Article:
Run-off or legacy business is a common part of the (re)insurance industry but has yet to gain traction in Asia. We seek to understand what run-off actually is, and what it means for the Asian (re)insurance industry.
Catalina Holdings’ acquisition of Asia Capital Re (ACR) last December was the first major run-off transaction in Asia. While this may pose questions for Asia’s (re)insurance industry, Catalina chairman and CEO Chris Fagan recently told Asia Insurance Review that across the more developed insurance and reinsurance markets in Bermuda, Europe and North America, run-off acquisitions are a normal part of the industry.
“There is always a rational reason why businesses decide to offload some - or in many instances all - liabilities to a run-off specialist like Catalina,” he said. “The specific reasons may vary, but they can include regulatory requirements, capital release, portfolio rationalising, loss of rating or material downgrade, changes in business strategy or the pursuit of greater operational efficiencies.”
There are two main structures for run-off transactions. Either acquisition of an entire company, which was the case for Catalina’s transaction with ACR, or portfolio transfers which typically involve a specific portfolio or class of business in a (re)insurer’s portfolio. For instance, if an insurer wants to exit the marine sector in a specific market but still maintain its other lines of business in the same market, it could sell the marine book as a portfolio transfer to a specialist such as Catalina.
Companies like Catalina are able to acquire such books of legacy business and manage them in run-off to finality via their most appropriate platform – for example, Catalina acquired ACR in part to act as a platform from which to add additional Asian run-off business in the future. These ‘platforms’ allow run-off specialists to acquire new portfolios and to administer policies, as there is still a need for an insurer to handle the policies and ensure that policyholders continue to receive service.
However, as no new business is written, the policies eventually run their course and the book ends. Without the need for underwriters and the significant resource this requires, run-off businesses can run lean and highly efficient operations.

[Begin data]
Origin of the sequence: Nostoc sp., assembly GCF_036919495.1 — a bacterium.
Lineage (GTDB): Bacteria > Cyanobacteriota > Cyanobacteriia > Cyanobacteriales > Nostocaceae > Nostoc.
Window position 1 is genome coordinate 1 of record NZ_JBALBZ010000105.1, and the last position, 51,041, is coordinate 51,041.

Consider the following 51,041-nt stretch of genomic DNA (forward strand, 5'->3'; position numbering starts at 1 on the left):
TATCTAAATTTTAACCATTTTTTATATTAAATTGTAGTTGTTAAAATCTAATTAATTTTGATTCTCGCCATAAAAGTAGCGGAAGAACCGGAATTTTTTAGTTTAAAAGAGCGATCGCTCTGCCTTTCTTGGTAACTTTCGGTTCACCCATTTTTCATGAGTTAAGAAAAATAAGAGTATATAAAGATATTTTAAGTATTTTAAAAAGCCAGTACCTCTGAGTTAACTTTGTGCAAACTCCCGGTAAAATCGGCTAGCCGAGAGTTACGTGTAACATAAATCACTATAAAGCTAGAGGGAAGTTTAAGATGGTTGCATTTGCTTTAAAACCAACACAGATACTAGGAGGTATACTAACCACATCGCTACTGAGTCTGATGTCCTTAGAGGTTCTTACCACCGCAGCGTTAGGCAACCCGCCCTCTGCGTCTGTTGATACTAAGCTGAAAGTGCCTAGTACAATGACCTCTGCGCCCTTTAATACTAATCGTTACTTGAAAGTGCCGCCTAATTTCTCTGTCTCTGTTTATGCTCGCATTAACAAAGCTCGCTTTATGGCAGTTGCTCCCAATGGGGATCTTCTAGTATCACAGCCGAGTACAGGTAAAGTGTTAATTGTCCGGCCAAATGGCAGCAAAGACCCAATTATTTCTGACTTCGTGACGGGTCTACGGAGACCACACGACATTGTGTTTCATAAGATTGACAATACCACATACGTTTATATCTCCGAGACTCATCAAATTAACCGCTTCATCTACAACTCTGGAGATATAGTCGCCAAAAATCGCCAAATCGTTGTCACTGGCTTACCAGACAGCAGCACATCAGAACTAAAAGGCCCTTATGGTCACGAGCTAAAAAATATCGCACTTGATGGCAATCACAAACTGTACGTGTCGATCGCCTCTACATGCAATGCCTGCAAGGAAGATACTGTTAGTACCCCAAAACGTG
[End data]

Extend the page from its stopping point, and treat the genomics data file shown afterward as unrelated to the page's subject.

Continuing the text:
Asia is the growth market of the world, so it seems counter-intuitive for Catalina to think that there is good opportunity for them to do business here. After all, if (re)insurers are growing, why would they be in run-off?
Mr Fagan pointed out that even in growing markets, run-off specialists play an important and valuable role in keeping these markets healthy. For example, the acquisition of legacy portfolios provides a ready-made solution for regulators wanting to avoid distress in the market. They also provide a clean exit for owners from existing and future liabilities and the release and redeployment of substantial and unproductive capital, thereby supporting a more efficient market.
Run-off specialists also offer a neat solution for those looking to exit less profitable business. There have already been several examples, such as Aviva’s exit from Hong Kong, FWD’s exit from Singapore’s group medical business and ArgoGlobal’s exit from Asia. These companies saw that the growth prospects in the region did not meet their expectations for profitability.
A PwC survey on run-off prospects published in September 2019 also noted that Asia represents the most likely emerging legacy market to develop outside of the UK, Europe and the US over the next five years:
“The Asian run-off market has experienced the largest growth in our estimate of liabilities, increasing by 26% from $80bn to $101bn. Much of that growth is attributable to the motor and health insurance markets,” the survey said. “An Asian legacy market appears to have significant potential in terms of size and the existence of well-understood restructuring tools including schemes of arrangement and business transfers that feature in territories such as Hong Kong, Singapore and Malaysia. However there remains uncertainty as to whether legacy restructuring will become widely utilised in the near term.”
In PwC’s publication, Swiss Re senior portfolio manager Adam Horridge said, “What we might call the ‘run-off market’ in Asia is extremely diverse, reflecting its wide array of developed and developing markets, levels of experience and transfer mechanisms available. Run-off books are often ‘greener’ (i.e. less mature with limited loss experience data) than Europe and the US, with companies changing strategy and restructuring more often. This is especially evident in the high growth markets, representing a key motivation for transactions.”
Ultimately, while transactions like Catalina’s acquisition of ACR was the first major run-off deal in Asia, we can expect to see more in the coming years. In this respect, in time the Asian (re)insurance market is likely more closely to align with what is currently seen in Europe and the US. A